Congrats on making it through the last week of January, the first month of the year, and the first week of February. I don’t know about anyone else, but while the beginning of this year has been a refreshing start to another phase of my life, it’s also been quite exhausting at times. For me, for the first time in about a year and a half, I started working a “second job” again (I don’t get paid, but its a research internship that might as well be a second job). I love working there, and while its added some stress, I know that I have a much better handle on things now than I did the first time I tried doing school, a part-time job and a research internship.
While I might have a lot going on, there are others who have quite a bit more on their plates, so I try not to complain too much. But thinking about all of the stuff that I have going on every week, I started thinking about how important my support systems are to my life. I realized not too long ago that while American culture emphasizes the importance of being independent and taking care of yourself- which is a really important skill- it tends to de-emphasize the importance and necessity of having supportive figures on your team. These are the people who try to lift you up when you are down, who are always there to cheer you on, and look out for your best interest, even when you don’t necessarily see things the same way. These are the people who you laugh with and who you argue with but, at the end of the day, you can’t see yourself living life without them.
I realized a short while ago that’s impossible to always do things on your own and achieve everything on your own, and having support systems is especially relevant to mental health. I wrote a post last week about how to get someone off of your mind, but another related and equally important I want to talk about is detoxifying the social environment that you live in.
There are many, many people who you might run into on a daily basis. While all of them may be multidimensional and have good hearts, there are some who will do more harm than good for you. Whether this is by talking about you behind your back, or bashing on you in person, being dishonest or constantly negative, if it contributes to creating a toxic environment, that negative energy is something that you’ll want to get rid of.
It’s important to realize here that sometimes people don’t realize that they are being this way; maybe they have a lot going on in their lives at the moment that’s causing stress for them, and you are the one person they feel like venting out all of the negativity to, and they don’t realize how much you dislike it. In cases like this, the first step is to let them know what they are doing, and you can be super straight-forward about it. Just say, “hey, I’ve noticed that you’ve been really negative for the last few days”, or, “is there a reason you keep snapping at me”? Let them know how it makes you feel before you decide whether or not you want them around.
And if you realize that you are the person whose constantly negative, talk to someone about it. Let your closest friend, family member, instructor, adviser or whoever you want to know how you are feeling. If you don’t, that feeling will never go away.
I’m grateful that I can say that I have a pretty strong support system. My aai, my baba, and my sister are always there for me whenever I need them to be, and they are always supportive of me even when I can’t manage to do that for myself. I have friends who will literally immediately carve out time in their day to talk to me and listen to me if I ever feel a little lost.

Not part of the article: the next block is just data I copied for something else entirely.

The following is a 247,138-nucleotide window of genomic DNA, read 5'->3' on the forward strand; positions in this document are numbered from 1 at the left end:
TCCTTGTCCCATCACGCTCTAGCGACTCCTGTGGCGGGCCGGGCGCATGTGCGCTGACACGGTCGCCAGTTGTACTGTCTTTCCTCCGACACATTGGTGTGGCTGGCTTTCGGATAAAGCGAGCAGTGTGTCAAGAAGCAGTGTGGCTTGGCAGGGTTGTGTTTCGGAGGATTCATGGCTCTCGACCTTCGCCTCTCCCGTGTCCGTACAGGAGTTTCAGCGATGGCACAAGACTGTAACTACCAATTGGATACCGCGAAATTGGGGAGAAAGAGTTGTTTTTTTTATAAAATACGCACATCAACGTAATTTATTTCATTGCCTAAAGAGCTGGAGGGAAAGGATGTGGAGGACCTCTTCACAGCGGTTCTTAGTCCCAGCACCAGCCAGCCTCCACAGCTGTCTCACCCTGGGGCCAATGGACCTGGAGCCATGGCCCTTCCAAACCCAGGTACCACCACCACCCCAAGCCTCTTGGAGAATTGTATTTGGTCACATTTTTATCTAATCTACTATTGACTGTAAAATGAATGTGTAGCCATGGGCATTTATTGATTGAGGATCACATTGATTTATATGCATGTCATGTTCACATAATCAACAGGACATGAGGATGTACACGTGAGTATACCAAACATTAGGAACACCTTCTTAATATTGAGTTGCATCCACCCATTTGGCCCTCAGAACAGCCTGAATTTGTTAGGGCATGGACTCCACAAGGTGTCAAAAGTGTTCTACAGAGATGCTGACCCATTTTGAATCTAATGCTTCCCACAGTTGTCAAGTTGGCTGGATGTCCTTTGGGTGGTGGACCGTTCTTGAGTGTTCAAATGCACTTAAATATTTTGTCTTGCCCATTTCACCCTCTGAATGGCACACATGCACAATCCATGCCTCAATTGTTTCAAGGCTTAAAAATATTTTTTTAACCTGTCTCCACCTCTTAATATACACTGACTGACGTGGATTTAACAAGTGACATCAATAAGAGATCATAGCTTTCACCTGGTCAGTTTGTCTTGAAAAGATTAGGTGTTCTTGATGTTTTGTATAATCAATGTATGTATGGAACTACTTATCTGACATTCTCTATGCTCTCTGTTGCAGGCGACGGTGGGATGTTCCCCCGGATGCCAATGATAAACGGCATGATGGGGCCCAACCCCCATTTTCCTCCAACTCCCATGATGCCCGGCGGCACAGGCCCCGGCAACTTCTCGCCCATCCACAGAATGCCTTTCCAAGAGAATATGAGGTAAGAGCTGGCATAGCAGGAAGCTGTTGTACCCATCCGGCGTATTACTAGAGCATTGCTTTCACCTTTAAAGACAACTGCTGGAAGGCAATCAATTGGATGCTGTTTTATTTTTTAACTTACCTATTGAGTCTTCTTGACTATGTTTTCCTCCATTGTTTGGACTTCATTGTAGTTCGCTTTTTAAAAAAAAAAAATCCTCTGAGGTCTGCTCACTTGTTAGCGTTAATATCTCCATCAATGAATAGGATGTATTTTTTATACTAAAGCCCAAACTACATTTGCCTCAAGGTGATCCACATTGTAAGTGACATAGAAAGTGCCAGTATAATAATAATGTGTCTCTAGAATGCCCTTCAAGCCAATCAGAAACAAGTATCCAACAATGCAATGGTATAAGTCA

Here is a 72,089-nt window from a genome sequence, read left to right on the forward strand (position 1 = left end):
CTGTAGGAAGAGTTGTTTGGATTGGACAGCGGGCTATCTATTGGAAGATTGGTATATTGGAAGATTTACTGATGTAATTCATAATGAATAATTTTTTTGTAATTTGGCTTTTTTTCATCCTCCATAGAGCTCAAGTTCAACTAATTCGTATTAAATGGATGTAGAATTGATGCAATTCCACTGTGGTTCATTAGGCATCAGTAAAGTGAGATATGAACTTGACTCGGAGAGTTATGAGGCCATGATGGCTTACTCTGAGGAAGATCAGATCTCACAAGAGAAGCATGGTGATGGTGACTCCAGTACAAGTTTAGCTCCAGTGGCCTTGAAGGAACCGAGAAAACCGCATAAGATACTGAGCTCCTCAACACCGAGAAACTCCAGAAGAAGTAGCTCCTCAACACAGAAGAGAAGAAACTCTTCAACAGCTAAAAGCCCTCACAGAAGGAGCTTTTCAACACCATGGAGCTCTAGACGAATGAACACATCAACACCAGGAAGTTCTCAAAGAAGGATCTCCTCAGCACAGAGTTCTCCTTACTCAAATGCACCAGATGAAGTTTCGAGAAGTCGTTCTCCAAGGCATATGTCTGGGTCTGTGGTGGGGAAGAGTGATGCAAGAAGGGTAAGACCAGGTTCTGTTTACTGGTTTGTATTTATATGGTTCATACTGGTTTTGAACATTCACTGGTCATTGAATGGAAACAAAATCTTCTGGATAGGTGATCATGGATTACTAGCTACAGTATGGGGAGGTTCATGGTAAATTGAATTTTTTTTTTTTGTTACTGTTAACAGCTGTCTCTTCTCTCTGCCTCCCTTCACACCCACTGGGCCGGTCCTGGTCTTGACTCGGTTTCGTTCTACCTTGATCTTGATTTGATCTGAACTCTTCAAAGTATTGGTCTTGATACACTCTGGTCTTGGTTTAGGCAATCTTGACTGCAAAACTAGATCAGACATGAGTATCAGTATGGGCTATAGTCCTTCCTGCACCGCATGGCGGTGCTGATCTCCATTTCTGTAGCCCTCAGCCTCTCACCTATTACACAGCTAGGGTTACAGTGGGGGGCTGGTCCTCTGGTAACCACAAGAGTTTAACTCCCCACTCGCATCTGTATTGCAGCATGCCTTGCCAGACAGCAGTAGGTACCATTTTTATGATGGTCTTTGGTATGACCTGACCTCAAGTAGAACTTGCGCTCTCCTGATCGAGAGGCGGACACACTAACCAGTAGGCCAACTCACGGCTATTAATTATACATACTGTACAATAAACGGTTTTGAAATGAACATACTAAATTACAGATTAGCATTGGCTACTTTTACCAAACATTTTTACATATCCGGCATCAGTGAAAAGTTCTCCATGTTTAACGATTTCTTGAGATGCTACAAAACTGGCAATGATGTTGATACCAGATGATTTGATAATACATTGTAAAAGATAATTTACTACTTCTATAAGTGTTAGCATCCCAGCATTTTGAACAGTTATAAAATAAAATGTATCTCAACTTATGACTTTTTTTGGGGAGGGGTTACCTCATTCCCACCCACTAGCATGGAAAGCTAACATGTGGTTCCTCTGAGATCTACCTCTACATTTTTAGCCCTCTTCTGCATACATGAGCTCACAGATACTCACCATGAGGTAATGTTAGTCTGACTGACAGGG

Sometimes I feel like there is a clock that’s always ticking inside my head, telling me that I’m always running out of time. I’ll get so stressed out that I’ll sit in my room and try to do nothing but work and get stressed and overwhelmed and start crying. In these situations, I need someone to tell me to get out of my own head and realize that I have more time than I think to do everything I need to do, and that I always can count on their help. If I didn’t have people who did that for me, I honestly don’t know where I would be right now or what my life would be like.
I have a good support system at university too: I have instructors, mentors and advisers that will always look out for my best interest, and will encourage me to keep getting better and better at everything that I do. I need the people in my life, and I don’t at all feel bad saying that. Everyone needs a support system.
My point in describing all of this to all of you is that with these many people looking out for me, there is no way that I can say I’m doing well all on my own. Sometimes its hard to imagine just how many supporters you have. But take a minute to think about all the times that you’ve had to ask for help, and whose been there for you. Even if it’s just one person, that person is important for your success and your mental well-being, so make sure that they know that!
As a close this letter, I’ll ask all of you, my readers, to make a promise to me for this week: find the person (or people) that you are closest to and spend some quality time with them. Make sure that they are doing okay, and regardless, be there for them. Make sure that both of you take some time to engage in self-care.
This week, I’m looking for some new skin care products to try. If I find any, I’ll be able to tell you all about those next week! Until then, have an amazing week next week!
P.S.- I’m sending out an email about my favorite self-care tips later this week, so make sure you sign up for my email list if you want a copy!
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